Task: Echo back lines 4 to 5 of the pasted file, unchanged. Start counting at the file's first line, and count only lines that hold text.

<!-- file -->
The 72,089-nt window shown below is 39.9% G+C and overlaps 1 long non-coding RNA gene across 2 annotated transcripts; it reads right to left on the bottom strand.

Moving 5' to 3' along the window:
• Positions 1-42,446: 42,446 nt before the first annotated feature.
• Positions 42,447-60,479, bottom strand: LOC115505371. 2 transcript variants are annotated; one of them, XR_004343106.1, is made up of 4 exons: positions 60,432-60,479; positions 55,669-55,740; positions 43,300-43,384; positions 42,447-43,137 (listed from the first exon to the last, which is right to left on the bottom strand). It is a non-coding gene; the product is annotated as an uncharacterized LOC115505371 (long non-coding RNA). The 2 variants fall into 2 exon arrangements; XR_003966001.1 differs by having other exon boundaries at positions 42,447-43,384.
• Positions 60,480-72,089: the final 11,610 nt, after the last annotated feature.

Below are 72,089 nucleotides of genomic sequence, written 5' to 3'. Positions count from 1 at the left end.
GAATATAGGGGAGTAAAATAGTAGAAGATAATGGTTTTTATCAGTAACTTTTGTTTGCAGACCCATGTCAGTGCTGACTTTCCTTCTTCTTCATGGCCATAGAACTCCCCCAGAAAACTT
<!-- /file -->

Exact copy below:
• Positions 42,447-60,479, bottom strand: LOC115505371. 2 transcript variants are annotated; one of them, XR_004343106.1, is made up of 4 exons: positions 60,432-60,479; positions 55,669-55,740; positions 43,300-43,384; positions 42,447-43,137 (listed from the first exon to the last, which is right to left on the bottom strand). It is a non-coding gene; the product is annotated as an uncharacterized LOC115505371 (long non-coding RNA). The 2 variants fall into 2 exon arrangements; XR_003966001.1 differs by having other exon boundaries at positions 42,447-43,384.
• Positions 60,480-72,089: the final 11,610 nt, after the last annotated feature.